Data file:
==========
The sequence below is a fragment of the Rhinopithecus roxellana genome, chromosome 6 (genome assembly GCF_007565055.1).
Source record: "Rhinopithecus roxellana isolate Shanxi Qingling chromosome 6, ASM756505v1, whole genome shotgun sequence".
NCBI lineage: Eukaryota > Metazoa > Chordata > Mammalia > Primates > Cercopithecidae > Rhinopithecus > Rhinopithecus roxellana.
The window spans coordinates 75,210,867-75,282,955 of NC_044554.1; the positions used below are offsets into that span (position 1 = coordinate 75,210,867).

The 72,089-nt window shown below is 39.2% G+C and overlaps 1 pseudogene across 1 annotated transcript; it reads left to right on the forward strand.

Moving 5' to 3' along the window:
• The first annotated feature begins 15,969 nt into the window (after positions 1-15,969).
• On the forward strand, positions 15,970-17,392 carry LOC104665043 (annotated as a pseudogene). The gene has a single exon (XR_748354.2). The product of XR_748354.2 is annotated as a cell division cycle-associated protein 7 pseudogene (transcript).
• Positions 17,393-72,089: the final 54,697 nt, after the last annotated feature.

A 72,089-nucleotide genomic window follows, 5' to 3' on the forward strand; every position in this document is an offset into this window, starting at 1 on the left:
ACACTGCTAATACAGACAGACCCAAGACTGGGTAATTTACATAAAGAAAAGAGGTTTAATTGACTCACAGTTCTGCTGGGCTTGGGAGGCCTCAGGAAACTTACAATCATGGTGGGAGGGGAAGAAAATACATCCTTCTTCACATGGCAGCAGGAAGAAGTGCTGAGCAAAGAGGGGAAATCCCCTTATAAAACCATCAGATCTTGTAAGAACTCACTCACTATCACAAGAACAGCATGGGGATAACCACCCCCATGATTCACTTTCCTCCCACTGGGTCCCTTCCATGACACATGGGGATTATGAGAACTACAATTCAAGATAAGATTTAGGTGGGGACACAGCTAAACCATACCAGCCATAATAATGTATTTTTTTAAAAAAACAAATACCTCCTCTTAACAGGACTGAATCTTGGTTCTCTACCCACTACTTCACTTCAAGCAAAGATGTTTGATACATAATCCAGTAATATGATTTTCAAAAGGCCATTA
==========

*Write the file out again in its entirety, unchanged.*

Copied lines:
The sequence below is a fragment of the Rhinopithecus roxellana genome, chromosome 6 (genome assembly GCF_007565055.1).
Source record: "Rhinopithecus roxellana isolate Shanxi Qingling chromosome 6, ASM756505v1, whole genome shotgun sequence".
NCBI lineage: Eukaryota > Metazoa > Chordata > Mammalia > Primates > Cercopithecidae > Rhinopithecus > Rhinopithecus roxellana.
The window spans coordinates 75,210,867-75,282,955 of NC_044554.1; the positions used below are offsets into that span (position 1 = coordinate 75,210,867).

The 72,089-nt window shown below is 39.2% G+C and overlaps 1 pseudogene across 1 annotated transcript; it reads left to right on the forward strand.

Moving 5' to 3' along the window:
• The first annotated feature begins 15,969 nt into the window (after positions 1-15,969).
• On the forward strand, positions 15,970-17,392 carry LOC104665043 (annotated as a pseudogene). The gene has a single exon (XR_748354.2). The product of XR_748354.2 is annotated as a cell division cycle-associated protein 7 pseudogene (transcript).
• Positions 17,393-72,089: the final 54,697 nt, after the last annotated feature.

A 72,089-nucleotide genomic window follows, 5' to 3' on the forward strand; every position in this document is an offset into this window, starting at 1 on the left:
ACACTGCTAATACAGACAGACCCAAGACTGGGTAATTTACATAAAGAAAAGAGGTTTAATTGACTCACAGTTCTGCTGGGCTTGGGAGGCCTCAGGAAACTTACAATCATGGTGGGAGGGGAAGAAAATACATCCTTCTTCACATGGCAGCAGGAAGAAGTGCTGAGCAAAGAGGGGAAATCCCCTTATAAAACCATCAGATCTTGTAAGAACTCACTCACTATCACAAGAACAGCATGGGGATAACCACCCCCATGATTCACTTTCCTCCCACTGGGTCCCTTCCATGACACATGGGGATTATGAGAACTACAATTCAAGATAAGATTTAGGTGGGGACACAGCTAAACCATACCAGCCATAATAATGTATTTTTTTAAAAAAACAAATACCTCCTCTTAACAGGACTGAATCTTGGTTCTCTACCCACTACTTCACTTCAAGCAAAGATGTTTGATACATAATCCAGTAATATGATTTTCAAAAGGCCATTA